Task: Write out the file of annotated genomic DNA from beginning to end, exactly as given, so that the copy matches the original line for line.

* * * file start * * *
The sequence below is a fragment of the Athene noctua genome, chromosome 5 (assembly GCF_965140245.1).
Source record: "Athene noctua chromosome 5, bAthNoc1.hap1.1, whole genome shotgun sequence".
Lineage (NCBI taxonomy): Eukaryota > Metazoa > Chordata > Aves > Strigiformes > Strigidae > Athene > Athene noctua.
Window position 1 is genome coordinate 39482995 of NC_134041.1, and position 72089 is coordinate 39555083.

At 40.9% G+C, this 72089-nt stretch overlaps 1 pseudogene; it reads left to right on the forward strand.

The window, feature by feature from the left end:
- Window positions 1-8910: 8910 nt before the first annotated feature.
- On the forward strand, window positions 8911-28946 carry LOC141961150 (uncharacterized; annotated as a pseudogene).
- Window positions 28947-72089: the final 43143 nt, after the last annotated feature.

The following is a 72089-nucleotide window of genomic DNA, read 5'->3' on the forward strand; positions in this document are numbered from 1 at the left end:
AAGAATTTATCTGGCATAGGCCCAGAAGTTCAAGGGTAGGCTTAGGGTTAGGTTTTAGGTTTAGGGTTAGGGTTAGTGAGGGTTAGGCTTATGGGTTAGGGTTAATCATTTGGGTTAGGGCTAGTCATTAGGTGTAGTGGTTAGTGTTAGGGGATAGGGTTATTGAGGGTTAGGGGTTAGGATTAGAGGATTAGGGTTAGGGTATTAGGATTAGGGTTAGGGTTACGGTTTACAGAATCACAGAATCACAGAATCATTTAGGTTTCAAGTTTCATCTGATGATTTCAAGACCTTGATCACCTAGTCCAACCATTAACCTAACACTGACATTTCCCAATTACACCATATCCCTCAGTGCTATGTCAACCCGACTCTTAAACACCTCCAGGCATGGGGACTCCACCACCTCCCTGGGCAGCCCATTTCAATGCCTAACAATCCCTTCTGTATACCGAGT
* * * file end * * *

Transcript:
The sequence below is a fragment of the Athene noctua genome, chromosome 5 (assembly GCF_965140245.1).
Source record: "Athene noctua chromosome 5, bAthNoc1.hap1.1, whole genome shotgun sequence".
Lineage (NCBI taxonomy): Eukaryota > Metazoa > Chordata > Aves > Strigiformes > Strigidae > Athene > Athene noctua.
Window position 1 is genome coordinate 39482995 of NC_134041.1, and position 72089 is coordinate 39555083.

At 40.9% G+C, this 72089-nt stretch overlaps 1 pseudogene; it reads left to right on the forward strand.

The window, feature by feature from the left end:
- Window positions 1-8910: 8910 nt before the first annotated feature.
- On the forward strand, window positions 8911-28946 carry LOC141961150 (uncharacterized; annotated as a pseudogene).
- Window positions 28947-72089: the final 43143 nt, after the last annotated feature.

The following is a 72089-nucleotide window of genomic DNA, read 5'->3' on the forward strand; positions in this document are numbered from 1 at the left end:
AAGAATTTATCTGGCATAGGCCCAGAAGTTCAAGGGTAGGCTTAGGGTTAGGTTTTAGGTTTAGGGTTAGGGTTAGTGAGGGTTAGGCTTATGGGTTAGGGTTAATCATTTGGGTTAGGGCTAGTCATTAGGTGTAGTGGTTAGTGTTAGGGGATAGGGTTATTGAGGGTTAGGGGTTAGGATTAGAGGATTAGGGTTAGGGTATTAGGATTAGGGTTAGGGTTACGGTTTACAGAATCACAGAATCACAGAATCATTTAGGTTTCAAGTTTCATCTGATGATTTCAAGACCTTGATCACCTAGTCCAACCATTAACCTAACACTGACATTTCCCAATTACACCATATCCCTCAGTGCTATGTCAACCCGACTCTTAAACACCTCCAGGCATGGGGACTCCACCACCTCCCTGGGCAGCCCATTTCAATGCCTAACAATCCCTTCTGTATACCGAGT